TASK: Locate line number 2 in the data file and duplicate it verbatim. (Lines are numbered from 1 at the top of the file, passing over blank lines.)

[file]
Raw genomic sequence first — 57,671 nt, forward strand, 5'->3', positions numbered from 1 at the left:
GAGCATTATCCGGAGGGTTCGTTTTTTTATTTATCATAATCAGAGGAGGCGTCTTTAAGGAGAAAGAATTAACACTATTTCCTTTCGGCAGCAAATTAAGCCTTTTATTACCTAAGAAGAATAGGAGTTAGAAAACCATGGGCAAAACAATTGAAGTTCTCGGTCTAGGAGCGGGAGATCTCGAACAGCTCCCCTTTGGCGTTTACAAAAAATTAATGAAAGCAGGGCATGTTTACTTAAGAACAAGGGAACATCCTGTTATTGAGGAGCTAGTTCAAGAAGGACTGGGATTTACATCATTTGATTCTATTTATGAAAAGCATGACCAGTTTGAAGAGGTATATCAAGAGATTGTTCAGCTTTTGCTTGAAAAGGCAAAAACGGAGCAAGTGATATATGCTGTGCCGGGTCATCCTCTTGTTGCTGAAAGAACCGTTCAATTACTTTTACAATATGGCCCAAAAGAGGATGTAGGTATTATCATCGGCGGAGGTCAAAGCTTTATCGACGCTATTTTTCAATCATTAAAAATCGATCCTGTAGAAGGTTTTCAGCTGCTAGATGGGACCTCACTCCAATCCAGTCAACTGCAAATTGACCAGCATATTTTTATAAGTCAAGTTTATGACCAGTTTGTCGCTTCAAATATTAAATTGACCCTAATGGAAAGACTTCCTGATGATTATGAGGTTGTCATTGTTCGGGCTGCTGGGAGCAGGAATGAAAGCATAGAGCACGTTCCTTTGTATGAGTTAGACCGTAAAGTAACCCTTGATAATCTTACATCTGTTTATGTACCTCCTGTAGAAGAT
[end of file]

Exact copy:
GAGCATTATCCGGAGGGTTCGTTTTTTTATTTATCATAATCAGAGGAGGCGTCTTTAAGGAGAAAGAATTAACACTATTTCCTTTCGGCAGCAAATTAAGCCTTTTATTACCTAAGAAGAATAGGAGTTAGAAAACCATGGGCAAAACAATTGAAGTTCTCGGTCTAGGAGCGGGAGATCTCGAACAGCTCCCCTTTGGCGTTTACAAAAAATTAATGAAAGCAGGGCATGTTTACTTAAGAACAAGGGAACATCCTGTTATTGAGGAGCTAGTTCAAGAAGGACTGGGATTTACATCATTTGATTCTATTTATGAAAAGCATGACCAGTTTGAAGAGGTATATCAAGAGATTGTTCAGCTTTTGCTTGAAAAGGCAAAAACGGAGCAAGTGATATATGCTGTGCCGGGTCATCCTCTTGTTGCTGAAAGAACCGTTCAATTACTTTTACAATATGGCCCAAAAGAGGATGTAGGTATTATCATCGGCGGAGGTCAAAGCTTTATCGACGCTATTTTTCAATCATTAAAAATCGATCCTGTAGAAGGTTTTCAGCTGCTAGATGGGACCTCACTCCAATCCAGTCAACTGCAAATTGACCAGCATATTTTTATAAGTCAAGTTTATGACCAGTTTGTCGCTTCAAATATTAAATTGACCCTAATGGAAAGACTTCCTGATGATTATGAGGTTGTCATTGTTCGGGCTGCTGGGAGCAGGAATGAAAGCATAGAGCACGTTCCTTTGTATGAGTTAGACCGTAAAGTAACCCTTGATAATCTTACATCTGTTTATGTACCTCCTGTAGAAGAT